In Vitro Fertilization (IVF)

If you have fertility problems, your healthcare provider may advise you to try in vitro fertilization (IVF). With IVF, eggs and sperm are combined outside your body. It's done in a lab. A fertilized egg (embryo) is then placed in your uterus to grow. In most cases, IVF is done with hormone medicines. These help to increase the chances of success. Talk with your healthcare provider. They can tell you more about the details, success rates, and costs of IVF.

How IVF works

There are 4 main steps during IVF:

  • Hormone medicine is used to stimulate the ovaries. This helps them to produce 2 or more mature eggs.

  • The mature eggs are taken from the ovaries. You will be given medicine (sedation). This is so you won't feel pain. Your healthcare provider guides a thin needle into your vagina. This is done with the help of ultrasound.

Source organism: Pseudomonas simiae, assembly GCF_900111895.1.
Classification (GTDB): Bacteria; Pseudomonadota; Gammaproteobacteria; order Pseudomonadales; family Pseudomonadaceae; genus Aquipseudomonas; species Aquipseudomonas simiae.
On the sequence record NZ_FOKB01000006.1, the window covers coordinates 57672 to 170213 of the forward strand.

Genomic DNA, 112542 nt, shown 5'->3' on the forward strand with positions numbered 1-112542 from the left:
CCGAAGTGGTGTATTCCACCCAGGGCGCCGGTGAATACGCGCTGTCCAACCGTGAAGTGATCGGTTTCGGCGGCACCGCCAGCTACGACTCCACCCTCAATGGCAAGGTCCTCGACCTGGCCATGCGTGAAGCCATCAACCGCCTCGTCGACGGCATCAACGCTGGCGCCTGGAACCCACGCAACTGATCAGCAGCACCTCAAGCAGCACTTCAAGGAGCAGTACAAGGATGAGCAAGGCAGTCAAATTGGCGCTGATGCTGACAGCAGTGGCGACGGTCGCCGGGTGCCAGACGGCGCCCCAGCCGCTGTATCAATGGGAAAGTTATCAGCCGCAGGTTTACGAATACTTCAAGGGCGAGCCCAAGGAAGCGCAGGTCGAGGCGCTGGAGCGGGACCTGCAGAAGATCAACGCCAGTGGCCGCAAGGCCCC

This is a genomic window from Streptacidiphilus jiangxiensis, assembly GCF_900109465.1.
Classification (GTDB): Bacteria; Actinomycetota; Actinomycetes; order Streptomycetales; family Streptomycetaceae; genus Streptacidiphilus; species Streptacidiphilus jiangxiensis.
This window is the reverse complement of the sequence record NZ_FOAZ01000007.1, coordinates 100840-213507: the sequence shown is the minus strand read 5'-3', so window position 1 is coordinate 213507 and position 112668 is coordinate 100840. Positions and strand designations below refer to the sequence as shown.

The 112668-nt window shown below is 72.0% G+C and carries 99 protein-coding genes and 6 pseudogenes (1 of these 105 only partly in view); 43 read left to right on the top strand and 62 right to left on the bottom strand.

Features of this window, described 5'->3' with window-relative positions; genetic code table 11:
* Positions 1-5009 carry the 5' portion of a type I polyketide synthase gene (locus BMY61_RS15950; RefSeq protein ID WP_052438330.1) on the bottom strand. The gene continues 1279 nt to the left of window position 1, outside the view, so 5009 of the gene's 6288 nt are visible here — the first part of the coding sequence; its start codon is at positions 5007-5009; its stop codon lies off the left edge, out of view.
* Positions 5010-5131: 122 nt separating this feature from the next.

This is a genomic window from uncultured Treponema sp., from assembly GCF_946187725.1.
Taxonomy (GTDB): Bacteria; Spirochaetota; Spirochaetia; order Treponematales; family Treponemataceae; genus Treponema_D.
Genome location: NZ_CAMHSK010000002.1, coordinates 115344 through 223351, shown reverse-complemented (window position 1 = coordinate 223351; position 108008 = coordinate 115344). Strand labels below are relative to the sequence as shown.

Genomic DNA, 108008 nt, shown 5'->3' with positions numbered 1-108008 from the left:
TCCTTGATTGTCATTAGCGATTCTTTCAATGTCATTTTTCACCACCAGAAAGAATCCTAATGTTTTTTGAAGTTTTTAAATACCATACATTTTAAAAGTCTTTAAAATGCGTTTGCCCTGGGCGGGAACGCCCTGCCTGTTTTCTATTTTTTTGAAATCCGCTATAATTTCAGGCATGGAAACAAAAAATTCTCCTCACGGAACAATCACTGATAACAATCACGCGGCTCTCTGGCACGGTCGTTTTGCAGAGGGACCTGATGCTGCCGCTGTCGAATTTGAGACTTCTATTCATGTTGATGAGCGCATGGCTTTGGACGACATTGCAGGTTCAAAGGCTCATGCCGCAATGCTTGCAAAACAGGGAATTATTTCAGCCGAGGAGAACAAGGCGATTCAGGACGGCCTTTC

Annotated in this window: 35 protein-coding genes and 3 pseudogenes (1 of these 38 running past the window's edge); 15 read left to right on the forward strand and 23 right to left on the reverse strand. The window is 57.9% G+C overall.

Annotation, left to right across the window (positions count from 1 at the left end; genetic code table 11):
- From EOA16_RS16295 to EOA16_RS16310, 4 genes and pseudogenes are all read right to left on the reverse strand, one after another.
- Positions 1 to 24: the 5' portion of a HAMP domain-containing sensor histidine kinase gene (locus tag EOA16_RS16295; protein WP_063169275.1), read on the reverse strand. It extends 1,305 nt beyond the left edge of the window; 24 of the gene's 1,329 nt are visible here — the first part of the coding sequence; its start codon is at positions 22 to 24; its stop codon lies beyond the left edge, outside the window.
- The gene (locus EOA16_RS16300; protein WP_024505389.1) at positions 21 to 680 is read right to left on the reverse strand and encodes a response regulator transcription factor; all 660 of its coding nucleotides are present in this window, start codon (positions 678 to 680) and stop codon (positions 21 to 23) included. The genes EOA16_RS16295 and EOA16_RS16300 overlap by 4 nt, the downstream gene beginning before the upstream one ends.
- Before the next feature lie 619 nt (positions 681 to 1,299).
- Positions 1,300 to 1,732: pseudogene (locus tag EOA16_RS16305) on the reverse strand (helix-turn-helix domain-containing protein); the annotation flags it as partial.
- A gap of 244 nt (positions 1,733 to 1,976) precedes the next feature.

• The eggs are combined with sperm in a lab. If needed, 1 sperm can be injected directly into an egg. This is called intracytoplasmic sperm injection (ICSI).

  • A few days later, 1 or more embryos are placed into your uterus. For many people, the chance of pregnancy with 1 embryo is excellent. This reduces the risk of a multiple pregnancy. A multiple pregnancy means 2 or more babies. The American Society for Reproductive Medicine has advice for how many embryos to transfer. This is based on your age and the quality of the embryos.

Front view cross section of female reproductive tract showing catheter releasing embryo into uterus for in vitro fertilization.

Freezing embryos

Many embryos are created during an IVF cycle. But not all are placed in the uterus. The rest may be frozen for later use. This means you don't have to do another cycle of egg retrieval. It is also less costly.

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